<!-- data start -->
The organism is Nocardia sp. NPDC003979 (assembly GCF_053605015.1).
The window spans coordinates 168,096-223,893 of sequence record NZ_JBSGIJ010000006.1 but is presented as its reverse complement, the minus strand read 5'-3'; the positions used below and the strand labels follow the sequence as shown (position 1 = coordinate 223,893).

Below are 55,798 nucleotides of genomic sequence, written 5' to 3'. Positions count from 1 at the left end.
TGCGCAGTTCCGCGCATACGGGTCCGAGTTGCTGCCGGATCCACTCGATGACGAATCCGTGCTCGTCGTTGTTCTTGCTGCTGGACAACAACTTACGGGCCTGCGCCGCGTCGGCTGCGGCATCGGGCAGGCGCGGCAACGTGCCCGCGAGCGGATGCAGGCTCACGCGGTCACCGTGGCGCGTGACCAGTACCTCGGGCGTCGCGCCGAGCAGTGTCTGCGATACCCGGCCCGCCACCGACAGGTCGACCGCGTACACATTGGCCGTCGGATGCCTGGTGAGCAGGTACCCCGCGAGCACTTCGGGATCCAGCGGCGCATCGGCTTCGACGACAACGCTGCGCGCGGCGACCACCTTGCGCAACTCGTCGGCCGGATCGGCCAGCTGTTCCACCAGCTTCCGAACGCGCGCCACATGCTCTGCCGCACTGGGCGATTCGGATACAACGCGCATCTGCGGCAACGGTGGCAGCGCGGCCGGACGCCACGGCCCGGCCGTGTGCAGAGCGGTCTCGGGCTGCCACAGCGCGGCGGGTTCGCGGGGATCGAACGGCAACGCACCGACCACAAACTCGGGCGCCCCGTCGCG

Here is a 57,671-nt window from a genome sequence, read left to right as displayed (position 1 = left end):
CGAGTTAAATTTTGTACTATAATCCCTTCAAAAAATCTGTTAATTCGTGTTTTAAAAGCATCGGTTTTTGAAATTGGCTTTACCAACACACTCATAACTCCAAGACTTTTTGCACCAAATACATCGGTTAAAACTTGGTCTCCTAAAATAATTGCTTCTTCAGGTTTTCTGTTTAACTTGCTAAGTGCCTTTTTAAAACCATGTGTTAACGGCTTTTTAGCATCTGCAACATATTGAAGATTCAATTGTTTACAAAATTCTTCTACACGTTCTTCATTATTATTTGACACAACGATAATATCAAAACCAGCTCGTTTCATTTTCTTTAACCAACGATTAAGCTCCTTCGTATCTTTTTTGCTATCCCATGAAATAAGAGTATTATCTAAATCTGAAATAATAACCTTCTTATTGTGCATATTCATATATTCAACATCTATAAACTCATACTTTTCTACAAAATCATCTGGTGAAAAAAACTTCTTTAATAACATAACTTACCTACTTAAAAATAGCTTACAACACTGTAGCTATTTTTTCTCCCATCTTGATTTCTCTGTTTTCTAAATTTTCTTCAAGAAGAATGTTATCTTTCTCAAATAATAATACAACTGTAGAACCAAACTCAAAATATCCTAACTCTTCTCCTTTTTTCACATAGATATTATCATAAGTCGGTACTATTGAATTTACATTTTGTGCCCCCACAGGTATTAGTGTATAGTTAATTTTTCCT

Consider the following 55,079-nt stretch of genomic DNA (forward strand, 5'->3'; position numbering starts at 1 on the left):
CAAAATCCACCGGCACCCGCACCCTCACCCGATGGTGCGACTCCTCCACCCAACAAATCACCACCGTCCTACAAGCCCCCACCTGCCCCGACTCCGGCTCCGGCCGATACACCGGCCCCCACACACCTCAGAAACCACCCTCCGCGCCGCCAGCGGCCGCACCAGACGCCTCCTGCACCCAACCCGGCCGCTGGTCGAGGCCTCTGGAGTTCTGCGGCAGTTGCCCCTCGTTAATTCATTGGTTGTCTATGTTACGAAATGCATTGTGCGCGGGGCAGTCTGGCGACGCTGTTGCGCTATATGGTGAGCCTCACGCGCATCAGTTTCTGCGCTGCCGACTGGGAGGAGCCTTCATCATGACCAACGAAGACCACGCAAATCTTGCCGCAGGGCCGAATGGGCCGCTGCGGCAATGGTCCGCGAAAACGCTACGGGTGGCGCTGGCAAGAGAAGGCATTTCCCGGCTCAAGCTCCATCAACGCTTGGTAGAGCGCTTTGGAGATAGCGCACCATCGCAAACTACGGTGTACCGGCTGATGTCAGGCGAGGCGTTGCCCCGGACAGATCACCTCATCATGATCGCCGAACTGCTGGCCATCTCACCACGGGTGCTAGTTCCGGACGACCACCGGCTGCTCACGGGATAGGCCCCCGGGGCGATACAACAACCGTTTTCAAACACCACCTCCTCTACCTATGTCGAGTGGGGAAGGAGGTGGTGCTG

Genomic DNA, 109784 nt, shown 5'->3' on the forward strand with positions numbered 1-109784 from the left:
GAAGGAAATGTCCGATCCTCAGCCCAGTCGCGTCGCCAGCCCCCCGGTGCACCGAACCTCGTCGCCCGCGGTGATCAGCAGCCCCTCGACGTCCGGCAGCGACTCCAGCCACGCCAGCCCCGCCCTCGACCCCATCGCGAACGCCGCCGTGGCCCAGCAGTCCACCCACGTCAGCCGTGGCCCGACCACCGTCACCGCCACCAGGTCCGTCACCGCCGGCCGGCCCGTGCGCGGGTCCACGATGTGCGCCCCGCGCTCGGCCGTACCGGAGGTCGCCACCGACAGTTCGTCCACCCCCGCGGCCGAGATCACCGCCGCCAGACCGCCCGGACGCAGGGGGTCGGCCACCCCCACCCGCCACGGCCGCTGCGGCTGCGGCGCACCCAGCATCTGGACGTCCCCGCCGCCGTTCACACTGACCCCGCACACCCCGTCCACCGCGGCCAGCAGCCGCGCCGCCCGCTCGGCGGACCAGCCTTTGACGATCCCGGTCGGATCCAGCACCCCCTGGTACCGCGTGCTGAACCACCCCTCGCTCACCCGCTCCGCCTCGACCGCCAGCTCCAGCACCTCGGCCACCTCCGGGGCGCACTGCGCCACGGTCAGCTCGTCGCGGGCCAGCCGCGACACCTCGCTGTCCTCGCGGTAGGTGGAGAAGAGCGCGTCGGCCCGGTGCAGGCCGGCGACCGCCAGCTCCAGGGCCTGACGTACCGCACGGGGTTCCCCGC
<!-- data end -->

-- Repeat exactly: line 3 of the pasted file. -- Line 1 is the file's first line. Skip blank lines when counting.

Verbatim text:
Below are 55,798 nucleotides of genomic sequence, written 5' to 3'. Positions count from 1 at the left end.